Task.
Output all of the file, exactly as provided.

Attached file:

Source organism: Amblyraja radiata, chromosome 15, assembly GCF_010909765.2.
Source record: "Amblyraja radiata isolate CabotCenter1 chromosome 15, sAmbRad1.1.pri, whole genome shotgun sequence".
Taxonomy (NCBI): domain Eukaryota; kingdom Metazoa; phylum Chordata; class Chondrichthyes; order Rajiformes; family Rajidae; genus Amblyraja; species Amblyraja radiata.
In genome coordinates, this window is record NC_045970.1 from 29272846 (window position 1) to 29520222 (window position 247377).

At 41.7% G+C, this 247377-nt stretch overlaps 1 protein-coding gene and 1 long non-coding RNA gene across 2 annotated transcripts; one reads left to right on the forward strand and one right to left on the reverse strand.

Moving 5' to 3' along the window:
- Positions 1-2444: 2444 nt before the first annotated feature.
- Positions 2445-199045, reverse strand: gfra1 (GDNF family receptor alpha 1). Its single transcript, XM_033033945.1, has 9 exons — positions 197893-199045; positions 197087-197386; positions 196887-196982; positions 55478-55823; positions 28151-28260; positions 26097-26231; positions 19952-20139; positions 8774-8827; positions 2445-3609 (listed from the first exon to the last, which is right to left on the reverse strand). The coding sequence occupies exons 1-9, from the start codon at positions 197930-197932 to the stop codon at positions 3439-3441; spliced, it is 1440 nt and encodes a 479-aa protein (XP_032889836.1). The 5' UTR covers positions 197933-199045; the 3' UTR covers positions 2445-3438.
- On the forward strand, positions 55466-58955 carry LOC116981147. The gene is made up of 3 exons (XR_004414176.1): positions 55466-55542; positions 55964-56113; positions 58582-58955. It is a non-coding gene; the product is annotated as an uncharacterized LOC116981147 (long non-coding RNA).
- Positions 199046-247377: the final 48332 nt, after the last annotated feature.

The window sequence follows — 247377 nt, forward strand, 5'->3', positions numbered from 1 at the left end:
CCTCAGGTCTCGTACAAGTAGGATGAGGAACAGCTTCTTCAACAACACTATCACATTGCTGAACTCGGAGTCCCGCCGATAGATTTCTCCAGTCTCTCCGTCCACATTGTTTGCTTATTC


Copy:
Source organism: Amblyraja radiata, chromosome 15, assembly GCF_010909765.2.
Source record: "Amblyraja radiata isolate CabotCenter1 chromosome 15, sAmbRad1.1.pri, whole genome shotgun sequence".
Taxonomy (NCBI): domain Eukaryota; kingdom Metazoa; phylum Chordata; class Chondrichthyes; order Rajiformes; family Rajidae; genus Amblyraja; species Amblyraja radiata.
In genome coordinates, this window is record NC_045970.1 from 29272846 (window position 1) to 29520222 (window position 247377).

At 41.7% G+C, this 247377-nt stretch overlaps 1 protein-coding gene and 1 long non-coding RNA gene across 2 annotated transcripts; one reads left to right on the forward strand and one right to left on the reverse strand.

Moving 5' to 3' along the window:
- Positions 1-2444: 2444 nt before the first annotated feature.
- Positions 2445-199045, reverse strand: gfra1 (GDNF family receptor alpha 1). Its single transcript, XM_033033945.1, has 9 exons — positions 197893-199045; positions 197087-197386; positions 196887-196982; positions 55478-55823; positions 28151-28260; positions 26097-26231; positions 19952-20139; positions 8774-8827; positions 2445-3609 (listed from the first exon to the last, which is right to left on the reverse strand). The coding sequence occupies exons 1-9, from the start codon at positions 197930-197932 to the stop codon at positions 3439-3441; spliced, it is 1440 nt and encodes a 479-aa protein (XP_032889836.1). The 5' UTR covers positions 197933-199045; the 3' UTR covers positions 2445-3438.
- On the forward strand, positions 55466-58955 carry LOC116981147. The gene is made up of 3 exons (XR_004414176.1): positions 55466-55542; positions 55964-56113; positions 58582-58955. It is a non-coding gene; the product is annotated as an uncharacterized LOC116981147 (long non-coding RNA).
- Positions 199046-247377: the final 48332 nt, after the last annotated feature.

The window sequence follows — 247377 nt, forward strand, 5'->3', positions numbered from 1 at the left end:
CCTCAGGTCTCGTACAAGTAGGATGAGGAACAGCTTCTTCAACAACACTATCACATTGCTGAACTCGGAGTCCCGCCGATAGATTTCTCCAGTCTCTCCGTCCACATTGTTTGCTTATTC